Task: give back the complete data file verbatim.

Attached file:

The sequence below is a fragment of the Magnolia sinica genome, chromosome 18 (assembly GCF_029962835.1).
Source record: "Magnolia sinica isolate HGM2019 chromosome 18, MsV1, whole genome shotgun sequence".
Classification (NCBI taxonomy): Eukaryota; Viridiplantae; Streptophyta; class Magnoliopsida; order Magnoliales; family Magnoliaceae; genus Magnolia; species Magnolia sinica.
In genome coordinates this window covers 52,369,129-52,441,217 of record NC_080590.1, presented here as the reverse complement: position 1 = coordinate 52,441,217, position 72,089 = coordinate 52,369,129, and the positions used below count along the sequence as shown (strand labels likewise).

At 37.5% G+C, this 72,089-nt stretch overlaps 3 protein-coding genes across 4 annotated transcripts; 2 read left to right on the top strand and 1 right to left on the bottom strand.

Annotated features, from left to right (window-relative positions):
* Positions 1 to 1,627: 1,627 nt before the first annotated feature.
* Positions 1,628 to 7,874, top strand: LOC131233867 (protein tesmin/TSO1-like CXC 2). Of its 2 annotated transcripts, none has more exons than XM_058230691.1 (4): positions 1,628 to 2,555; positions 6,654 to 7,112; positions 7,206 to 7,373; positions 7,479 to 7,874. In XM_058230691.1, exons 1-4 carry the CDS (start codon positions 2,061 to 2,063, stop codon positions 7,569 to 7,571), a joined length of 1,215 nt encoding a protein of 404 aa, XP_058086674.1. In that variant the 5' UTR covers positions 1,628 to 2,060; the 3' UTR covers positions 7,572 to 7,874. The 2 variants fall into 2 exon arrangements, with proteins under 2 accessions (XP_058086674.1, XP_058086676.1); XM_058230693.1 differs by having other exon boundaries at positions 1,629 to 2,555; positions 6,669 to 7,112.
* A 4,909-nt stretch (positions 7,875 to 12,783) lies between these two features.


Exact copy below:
The sequence below is a fragment of the Magnolia sinica genome, chromosome 18 (assembly GCF_029962835.1).
Source record: "Magnolia sinica isolate HGM2019 chromosome 18, MsV1, whole genome shotgun sequence".
Classification (NCBI taxonomy): Eukaryota; Viridiplantae; Streptophyta; class Magnoliopsida; order Magnoliales; family Magnoliaceae; genus Magnolia; species Magnolia sinica.
In genome coordinates this window covers 52,369,129-52,441,217 of record NC_080590.1, presented here as the reverse complement: position 1 = coordinate 52,441,217, position 72,089 = coordinate 52,369,129, and the positions used below count along the sequence as shown (strand labels likewise).

At 37.5% G+C, this 72,089-nt stretch overlaps 3 protein-coding genes across 4 annotated transcripts; 2 read left to right on the top strand and 1 right to left on the bottom strand.

Annotated features, from left to right (window-relative positions):
* Positions 1 to 1,627: 1,627 nt before the first annotated feature.
* Positions 1,628 to 7,874, top strand: LOC131233867 (protein tesmin/TSO1-like CXC 2). Of its 2 annotated transcripts, none has more exons than XM_058230691.1 (4): positions 1,628 to 2,555; positions 6,654 to 7,112; positions 7,206 to 7,373; positions 7,479 to 7,874. In XM_058230691.1, exons 1-4 carry the CDS (start codon positions 2,061 to 2,063, stop codon positions 7,569 to 7,571), a joined length of 1,215 nt encoding a protein of 404 aa, XP_058086674.1. In that variant the 5' UTR covers positions 1,628 to 2,060; the 3' UTR covers positions 7,572 to 7,874. The 2 variants fall into 2 exon arrangements, with proteins under 2 accessions (XP_058086674.1, XP_058086676.1); XM_058230693.1 differs by having other exon boundaries at positions 1,629 to 2,555; positions 6,669 to 7,112.
* A 4,909-nt stretch (positions 7,875 to 12,783) lies between these two features.